Single Touch Payroll – Changes ahead

Just when you thought you had all your systems bedded down for Single Touch Payroll (STP), the government is expanding the information on employee payments you need to provide.

So, what will the changes mean for your small business?

STP reporting to expand

Under the current STP rules, employers are required to report payroll information to the ATO each time they pay an employee salary or wages, pay-as-you-go (PAYG) withholding or superannuation.

In the 2019-20 Federal Budget, the government announced an expansion of the data it collected through the STP system starting from 1 January 2022.

The change is called STP Phase 2 and under the new rules, employers will be required to report additional information on or before each pay day.

According to the government, the aim of STP Phase 2 is to “reduce the reporting burden for employers who need to report information about their employees to multiple government agencies”.

The additional data collected from 1 January 2022 will also be used in the administration of the social security system.

New STP Phase 2 requirements

The key changes in your reporting include providing extra information on the employment basis for each of your employees (full-time, part-time or casual).

You will also need to provide information on the tax treatment of their salary. This is to help the ATO identify the factors influencing how you calculated your employee’s PAYG withholding. For instance, where your employee has notified you that they have a Study Training Support Loan.

When an employee ceases employment, you will now need to provide information on the reason, for example, voluntary separation, redundancy or due to illness. This will remove the need for you to provide former employees with separation certificates.

Phase 2 also gives you the option to include child support garnishees and child support deductions in your STP report, reducing the requirement to provide a separate remittance advice report to the Child Support Registrar.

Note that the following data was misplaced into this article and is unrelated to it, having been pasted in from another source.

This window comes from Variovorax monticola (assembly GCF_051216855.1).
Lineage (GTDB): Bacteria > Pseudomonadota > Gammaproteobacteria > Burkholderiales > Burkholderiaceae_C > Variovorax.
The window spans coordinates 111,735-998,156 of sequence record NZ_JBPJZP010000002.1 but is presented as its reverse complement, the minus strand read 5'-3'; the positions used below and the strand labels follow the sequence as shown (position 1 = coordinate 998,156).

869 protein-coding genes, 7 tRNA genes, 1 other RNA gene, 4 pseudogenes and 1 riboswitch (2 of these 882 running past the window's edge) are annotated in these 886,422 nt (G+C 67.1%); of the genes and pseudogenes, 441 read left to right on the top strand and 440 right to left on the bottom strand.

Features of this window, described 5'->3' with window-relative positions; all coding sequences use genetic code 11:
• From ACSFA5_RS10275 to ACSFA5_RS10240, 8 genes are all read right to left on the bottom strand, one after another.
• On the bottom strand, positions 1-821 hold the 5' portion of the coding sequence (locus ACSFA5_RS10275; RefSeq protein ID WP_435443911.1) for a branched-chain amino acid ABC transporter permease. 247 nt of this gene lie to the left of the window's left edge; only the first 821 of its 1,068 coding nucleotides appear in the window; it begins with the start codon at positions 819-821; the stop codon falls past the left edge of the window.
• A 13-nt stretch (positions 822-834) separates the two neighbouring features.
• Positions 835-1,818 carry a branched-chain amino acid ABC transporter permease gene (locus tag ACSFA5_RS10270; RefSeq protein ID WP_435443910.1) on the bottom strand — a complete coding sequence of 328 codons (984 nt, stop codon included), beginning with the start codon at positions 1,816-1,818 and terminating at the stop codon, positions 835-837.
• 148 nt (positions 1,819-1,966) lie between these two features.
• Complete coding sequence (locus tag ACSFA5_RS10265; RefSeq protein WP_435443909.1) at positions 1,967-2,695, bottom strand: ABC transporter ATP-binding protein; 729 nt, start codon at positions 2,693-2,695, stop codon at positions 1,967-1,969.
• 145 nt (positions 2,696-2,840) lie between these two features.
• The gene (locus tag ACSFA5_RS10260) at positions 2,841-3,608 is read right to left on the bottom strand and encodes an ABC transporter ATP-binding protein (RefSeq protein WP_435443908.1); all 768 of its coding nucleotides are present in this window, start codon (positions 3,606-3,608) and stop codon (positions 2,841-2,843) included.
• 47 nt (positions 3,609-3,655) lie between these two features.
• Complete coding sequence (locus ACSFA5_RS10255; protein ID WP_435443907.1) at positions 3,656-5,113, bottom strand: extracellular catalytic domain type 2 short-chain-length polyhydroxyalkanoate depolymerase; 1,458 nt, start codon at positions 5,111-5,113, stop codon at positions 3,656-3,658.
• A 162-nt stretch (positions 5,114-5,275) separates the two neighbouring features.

More detailed information

Reporting of income types and country codes is also being introduced with STP Phase 2 to help the ATO identify employee payments with specific tax consequences. The government believes this will allow your employees to complete their personal tax returns more easily.

A significant change with Phase 2 will be the new requirement to separately itemise the components of any gross payment amounts such as bonuses and commissions, directors’ fees, paid leave, salary sacrifice, overtime and allowances.

Allowances will need to be reported separately, not just expense allowances that may be deductible for your employees. Any lump sum payments you make to employees need to be reported under new labels.

Although you need to provide additional information in your STP reports, the way you submit the report, due dates and types of payments covered in your reports will stay the same. Your tax and super obligations and the requirements for end of year finalisation will also stay the same.

Benefits from the STP expansion

The government claims employers will receive a number of benefits from the introduction of STP Phase 2.

A key one is a reduction in the duplicate information you are required to provide to different government agencies, reducing unnecessary interactions with these departments.

You will also no longer be required to send tax file number (TFN) and withholding declaration information to the ATO, as this will be captured in the employment conditions section of your STP report.

By more clearly defining the components making up an employee’s gross income, the government says it will be easier for employers to understand their various obligations.

Assistance with new reporting requirements

The government is working closely with digital service providers to ensure they update their software, so it is ready to commence collecting the additional information from 1 January 2022.

The specific information your business needs to provide for STP Phase 2 depends on the particular software product you use, and how you manage your payroll.

Contact us on 03 5120 1400 if you would like more information or help transitioning your business to the new STP requirements.

Material contained in this publication is a summary only and is based on information believed to be reliable and received from sources within the market. It is not the intention of RGM Financial Planners Pty Ltd ABN 36 419 582 Australian Financial Services Licence Number 229471, RGM Accountants & Advisors Pty Ltd ABN 69 528 723 510 that this publication be used as the primary source of readers’ information but as an adjunct to their own resources and training. No representation is given, warranty made or responsibility taken as to the accuracy, timeliness or completeness of any information or recommendation contained in this publication and RGM and its related bodies corporate will not be liable to the reader in contract or tort (including for negligence) or otherwise for any loss or damage arising as a result of the reader relying on any such information or recommendation (except in so far as any statutory liability cannot be excluded).